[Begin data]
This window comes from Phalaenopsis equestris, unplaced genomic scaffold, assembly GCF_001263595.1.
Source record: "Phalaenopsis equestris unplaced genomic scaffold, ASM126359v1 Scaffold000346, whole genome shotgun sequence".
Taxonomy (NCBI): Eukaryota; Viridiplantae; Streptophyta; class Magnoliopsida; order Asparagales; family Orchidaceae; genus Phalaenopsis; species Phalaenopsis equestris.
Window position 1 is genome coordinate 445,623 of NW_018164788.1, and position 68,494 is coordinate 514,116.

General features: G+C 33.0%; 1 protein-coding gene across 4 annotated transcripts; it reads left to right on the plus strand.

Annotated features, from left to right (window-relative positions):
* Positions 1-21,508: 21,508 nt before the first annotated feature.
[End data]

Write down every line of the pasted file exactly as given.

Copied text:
This window comes from Phalaenopsis equestris, unplaced genomic scaffold, assembly GCF_001263595.1.
Source record: "Phalaenopsis equestris unplaced genomic scaffold, ASM126359v1 Scaffold000346, whole genome shotgun sequence".
Taxonomy (NCBI): Eukaryota; Viridiplantae; Streptophyta; class Magnoliopsida; order Asparagales; family Orchidaceae; genus Phalaenopsis; species Phalaenopsis equestris.
Window position 1 is genome coordinate 445,623 of NW_018164788.1, and position 68,494 is coordinate 514,116.

General features: G+C 33.0%; 1 protein-coding gene across 4 annotated transcripts; it reads left to right on the plus strand.

Annotated features, from left to right (window-relative positions):
* Positions 1-21,508: 21,508 nt before the first annotated feature.